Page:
Tiny elephant relatives born at Chester Zoo

Rock hyrax

Chester Zoo’s newest arrivals may look like the furthest thing you could get from an elephant but in fact these too share a close genetic link.

These little rock hyraxes were born on July 25 weighing just a few ounces. The four babies appear as miniature adults being born with eyes and ears open along with the with coat.

Assistant curator of mammals for Chester Zoo Nick Davis explained their link to elephants, “It’s quite an oddity but rock hyraxes and elephants share a number of common features.”

Rock hyrax

“For example a small mammal would typically go through a short gestation period but the rock hyrax is different, with pregnancies lasting over seven months (245 days) – highlighting a connection to their much larger relatives.”

“There are also other physical similarities between the two species, such as the shape of their feet and their continually growing incisors, which are reminiscent of an elephant’s tusks,” he added.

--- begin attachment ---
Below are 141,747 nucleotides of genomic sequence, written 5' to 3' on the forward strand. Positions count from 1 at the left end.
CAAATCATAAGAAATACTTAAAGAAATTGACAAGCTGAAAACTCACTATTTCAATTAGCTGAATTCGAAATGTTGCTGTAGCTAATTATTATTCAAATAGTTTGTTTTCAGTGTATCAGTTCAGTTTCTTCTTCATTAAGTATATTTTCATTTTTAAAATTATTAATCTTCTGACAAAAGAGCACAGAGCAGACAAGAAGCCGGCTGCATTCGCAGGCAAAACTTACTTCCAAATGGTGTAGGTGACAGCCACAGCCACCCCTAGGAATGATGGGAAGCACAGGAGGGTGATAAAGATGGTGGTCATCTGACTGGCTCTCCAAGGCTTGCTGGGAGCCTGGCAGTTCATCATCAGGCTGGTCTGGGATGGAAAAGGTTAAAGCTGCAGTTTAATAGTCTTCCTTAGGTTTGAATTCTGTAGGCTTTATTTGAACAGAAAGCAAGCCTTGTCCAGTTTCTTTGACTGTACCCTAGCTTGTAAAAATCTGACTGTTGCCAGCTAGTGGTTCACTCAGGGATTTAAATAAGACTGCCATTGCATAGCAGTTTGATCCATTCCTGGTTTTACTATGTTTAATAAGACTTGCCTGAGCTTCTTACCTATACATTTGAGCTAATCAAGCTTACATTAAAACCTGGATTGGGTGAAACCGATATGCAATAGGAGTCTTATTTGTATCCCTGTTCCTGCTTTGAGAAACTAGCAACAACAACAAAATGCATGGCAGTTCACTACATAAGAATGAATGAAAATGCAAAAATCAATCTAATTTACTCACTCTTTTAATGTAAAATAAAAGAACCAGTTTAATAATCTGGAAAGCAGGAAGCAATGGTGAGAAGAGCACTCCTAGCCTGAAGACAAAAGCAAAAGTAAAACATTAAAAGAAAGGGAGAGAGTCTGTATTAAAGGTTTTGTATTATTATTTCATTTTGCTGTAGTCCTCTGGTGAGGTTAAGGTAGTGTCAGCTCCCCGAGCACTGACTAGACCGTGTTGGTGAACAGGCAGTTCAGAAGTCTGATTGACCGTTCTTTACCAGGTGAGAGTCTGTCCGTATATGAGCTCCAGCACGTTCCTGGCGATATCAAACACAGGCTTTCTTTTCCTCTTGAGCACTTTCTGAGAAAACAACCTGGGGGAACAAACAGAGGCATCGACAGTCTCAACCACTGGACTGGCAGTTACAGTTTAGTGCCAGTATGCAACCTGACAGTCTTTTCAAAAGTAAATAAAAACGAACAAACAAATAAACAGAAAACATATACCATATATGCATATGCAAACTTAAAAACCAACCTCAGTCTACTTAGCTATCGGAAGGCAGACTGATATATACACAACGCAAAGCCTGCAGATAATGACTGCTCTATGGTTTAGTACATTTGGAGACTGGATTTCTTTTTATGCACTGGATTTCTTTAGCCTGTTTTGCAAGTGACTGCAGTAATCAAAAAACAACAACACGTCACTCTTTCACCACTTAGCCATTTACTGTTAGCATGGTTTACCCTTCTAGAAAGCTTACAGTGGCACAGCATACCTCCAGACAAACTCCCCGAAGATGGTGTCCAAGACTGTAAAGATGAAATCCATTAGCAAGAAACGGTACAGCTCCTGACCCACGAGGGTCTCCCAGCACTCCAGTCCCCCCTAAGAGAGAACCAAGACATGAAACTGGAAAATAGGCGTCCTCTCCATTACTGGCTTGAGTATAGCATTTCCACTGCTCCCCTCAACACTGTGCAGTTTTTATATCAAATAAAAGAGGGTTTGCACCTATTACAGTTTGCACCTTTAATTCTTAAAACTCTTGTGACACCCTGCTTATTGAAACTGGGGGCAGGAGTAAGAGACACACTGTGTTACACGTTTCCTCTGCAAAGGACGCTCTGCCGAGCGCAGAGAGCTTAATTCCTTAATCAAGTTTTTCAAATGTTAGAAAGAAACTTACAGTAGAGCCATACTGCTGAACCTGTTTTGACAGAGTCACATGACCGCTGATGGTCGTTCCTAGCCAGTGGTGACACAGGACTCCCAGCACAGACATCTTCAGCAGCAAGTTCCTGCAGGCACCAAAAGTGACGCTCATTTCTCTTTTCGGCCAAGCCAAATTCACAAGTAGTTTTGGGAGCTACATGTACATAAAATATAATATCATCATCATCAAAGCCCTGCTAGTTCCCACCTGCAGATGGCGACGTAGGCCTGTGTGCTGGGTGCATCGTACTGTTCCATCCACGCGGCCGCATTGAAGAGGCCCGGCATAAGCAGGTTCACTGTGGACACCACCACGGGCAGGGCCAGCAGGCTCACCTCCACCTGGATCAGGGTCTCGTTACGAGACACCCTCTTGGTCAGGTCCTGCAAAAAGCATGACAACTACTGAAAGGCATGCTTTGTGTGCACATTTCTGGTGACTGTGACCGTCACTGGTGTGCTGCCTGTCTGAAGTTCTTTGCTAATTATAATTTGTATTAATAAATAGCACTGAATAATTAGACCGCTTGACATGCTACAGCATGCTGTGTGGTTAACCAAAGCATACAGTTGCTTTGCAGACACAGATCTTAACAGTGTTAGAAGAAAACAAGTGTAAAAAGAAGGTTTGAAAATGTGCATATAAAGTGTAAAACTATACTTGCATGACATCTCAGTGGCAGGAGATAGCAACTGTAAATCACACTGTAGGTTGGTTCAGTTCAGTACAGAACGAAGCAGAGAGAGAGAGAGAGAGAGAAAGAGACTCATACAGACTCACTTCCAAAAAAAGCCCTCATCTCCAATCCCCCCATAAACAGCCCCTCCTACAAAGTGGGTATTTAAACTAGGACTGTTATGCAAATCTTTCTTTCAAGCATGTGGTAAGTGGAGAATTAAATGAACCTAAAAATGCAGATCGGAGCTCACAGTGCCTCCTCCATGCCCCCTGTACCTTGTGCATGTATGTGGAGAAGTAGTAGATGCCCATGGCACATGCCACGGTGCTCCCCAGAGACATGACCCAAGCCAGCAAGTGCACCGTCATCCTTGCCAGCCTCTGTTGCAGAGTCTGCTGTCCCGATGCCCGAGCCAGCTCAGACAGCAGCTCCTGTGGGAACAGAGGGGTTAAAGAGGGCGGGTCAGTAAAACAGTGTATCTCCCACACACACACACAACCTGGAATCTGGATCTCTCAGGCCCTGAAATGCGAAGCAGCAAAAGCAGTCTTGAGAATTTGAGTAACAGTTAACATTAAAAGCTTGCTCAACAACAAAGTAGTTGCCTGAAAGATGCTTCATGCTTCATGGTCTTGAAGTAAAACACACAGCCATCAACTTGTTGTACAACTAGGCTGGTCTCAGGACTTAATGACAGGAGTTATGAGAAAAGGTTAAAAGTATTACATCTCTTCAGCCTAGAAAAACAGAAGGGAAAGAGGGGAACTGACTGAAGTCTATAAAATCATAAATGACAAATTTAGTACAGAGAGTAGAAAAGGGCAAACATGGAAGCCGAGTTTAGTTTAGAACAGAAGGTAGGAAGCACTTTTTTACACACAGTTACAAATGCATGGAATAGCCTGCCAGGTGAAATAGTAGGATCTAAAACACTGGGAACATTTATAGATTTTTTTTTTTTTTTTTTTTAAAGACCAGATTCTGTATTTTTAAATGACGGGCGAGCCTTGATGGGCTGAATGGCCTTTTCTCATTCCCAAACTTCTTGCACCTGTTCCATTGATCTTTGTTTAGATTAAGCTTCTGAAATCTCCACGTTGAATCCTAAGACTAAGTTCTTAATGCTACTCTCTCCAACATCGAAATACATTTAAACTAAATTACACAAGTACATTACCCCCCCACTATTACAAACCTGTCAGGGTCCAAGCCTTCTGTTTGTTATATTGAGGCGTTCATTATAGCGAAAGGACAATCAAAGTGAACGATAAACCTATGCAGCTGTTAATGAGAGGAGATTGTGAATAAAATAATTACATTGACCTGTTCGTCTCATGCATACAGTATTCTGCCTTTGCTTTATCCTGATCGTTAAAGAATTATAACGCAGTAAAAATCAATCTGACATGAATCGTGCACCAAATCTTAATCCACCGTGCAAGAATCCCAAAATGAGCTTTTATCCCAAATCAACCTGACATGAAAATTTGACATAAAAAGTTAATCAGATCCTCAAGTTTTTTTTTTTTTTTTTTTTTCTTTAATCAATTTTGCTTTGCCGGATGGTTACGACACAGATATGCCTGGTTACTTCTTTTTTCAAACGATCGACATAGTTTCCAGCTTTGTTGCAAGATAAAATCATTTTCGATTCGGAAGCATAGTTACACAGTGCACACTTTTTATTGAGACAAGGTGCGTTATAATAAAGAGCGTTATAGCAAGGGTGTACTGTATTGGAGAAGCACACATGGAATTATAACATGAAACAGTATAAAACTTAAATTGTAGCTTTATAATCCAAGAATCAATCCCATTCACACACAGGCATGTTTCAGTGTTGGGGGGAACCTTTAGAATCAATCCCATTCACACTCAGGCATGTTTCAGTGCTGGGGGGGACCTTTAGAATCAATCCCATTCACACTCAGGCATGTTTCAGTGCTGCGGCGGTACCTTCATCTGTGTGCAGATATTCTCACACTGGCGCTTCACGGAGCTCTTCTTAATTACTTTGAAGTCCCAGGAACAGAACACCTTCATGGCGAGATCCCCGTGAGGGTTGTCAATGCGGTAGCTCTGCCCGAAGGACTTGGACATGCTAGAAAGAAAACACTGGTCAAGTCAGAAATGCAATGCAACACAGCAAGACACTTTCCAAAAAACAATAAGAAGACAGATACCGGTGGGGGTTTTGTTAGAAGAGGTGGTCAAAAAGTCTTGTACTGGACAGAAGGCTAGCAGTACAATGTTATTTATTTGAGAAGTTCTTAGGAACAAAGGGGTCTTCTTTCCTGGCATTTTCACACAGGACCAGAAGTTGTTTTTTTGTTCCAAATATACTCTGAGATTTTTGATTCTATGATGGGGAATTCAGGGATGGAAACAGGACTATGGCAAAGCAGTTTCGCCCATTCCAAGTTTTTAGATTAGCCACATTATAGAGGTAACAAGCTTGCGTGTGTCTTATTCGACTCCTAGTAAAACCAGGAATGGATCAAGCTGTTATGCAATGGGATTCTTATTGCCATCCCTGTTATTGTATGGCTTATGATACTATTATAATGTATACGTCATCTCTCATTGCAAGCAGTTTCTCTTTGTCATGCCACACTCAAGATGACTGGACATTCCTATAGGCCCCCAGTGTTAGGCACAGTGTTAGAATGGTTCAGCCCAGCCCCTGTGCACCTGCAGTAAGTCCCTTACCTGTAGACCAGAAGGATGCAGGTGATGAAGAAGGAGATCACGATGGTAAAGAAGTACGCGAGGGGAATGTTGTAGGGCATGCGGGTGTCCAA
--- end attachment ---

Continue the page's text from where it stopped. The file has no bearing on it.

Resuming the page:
Rock hyrax

Africa and the Arabian peninsula are the native homes of the rock hyrax. Here it has been dubbed the “dassie” or “rock rabbit.”

These animals are highly adapted to a dry mountainous habitat where their rubber-like soles help them grip the cliffs. They also have amazing eye sight and little need for water as they can get most of it from their food.

Check out the hyraxes as they play in this video.

Photo Credit: Chester Zoo

By Cale Russell

TheAnimalFacts.com is a testament to Cale’s commitment to the education of people around the world on the topic of animals and conservation, through the sharing of topical and newsworthy information.

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